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With contributions by Annette Bernhardt and Sarah Thomason
The Low-Wage Work in California Data Explorer offers an in-depth look at the people who make up California’s low-wage workforce and provides users with graphics, tables, research summaries, interactive visualizations, and downloadable data. The explorer provides a wide range of information on the state’s low-wage workforce, including demographics, job characteristics, industries, occupations, use of public assistance programs, and geography.
Wage inequality in California has increased dramatically since the late 1970s. Workers at the bottom and in the middle of the wage distribution have seen their earnings stagnate in real terms, after adjusting for inflation, while high-wage workers have seen their earnings rise sharply. Absent significant shifts in the policy or economic context, California’s low-wage jobs problem will likely continue, since official employment projections to 2024 do not show a substantial change to the state’s mix of jobs. The state’s minimum wage is scheduled to increase to $15 per hour by 2023, which should help raise pay for low-wage workers, but more work remains to be done.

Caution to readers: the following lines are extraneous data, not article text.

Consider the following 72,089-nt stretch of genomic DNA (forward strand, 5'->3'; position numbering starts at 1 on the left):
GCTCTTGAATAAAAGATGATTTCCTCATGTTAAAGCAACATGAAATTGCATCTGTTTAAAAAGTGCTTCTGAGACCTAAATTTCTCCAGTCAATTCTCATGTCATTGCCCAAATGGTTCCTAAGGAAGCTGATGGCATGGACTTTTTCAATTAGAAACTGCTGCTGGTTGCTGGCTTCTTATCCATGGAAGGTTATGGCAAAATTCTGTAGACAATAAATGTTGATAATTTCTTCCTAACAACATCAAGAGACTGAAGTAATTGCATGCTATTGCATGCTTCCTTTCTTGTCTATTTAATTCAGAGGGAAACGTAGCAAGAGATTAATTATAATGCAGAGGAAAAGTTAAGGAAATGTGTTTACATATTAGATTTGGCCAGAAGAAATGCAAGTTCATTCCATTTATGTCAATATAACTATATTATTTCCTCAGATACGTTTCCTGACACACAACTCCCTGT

This project was made possible with a grant from The California Wellness Foundation.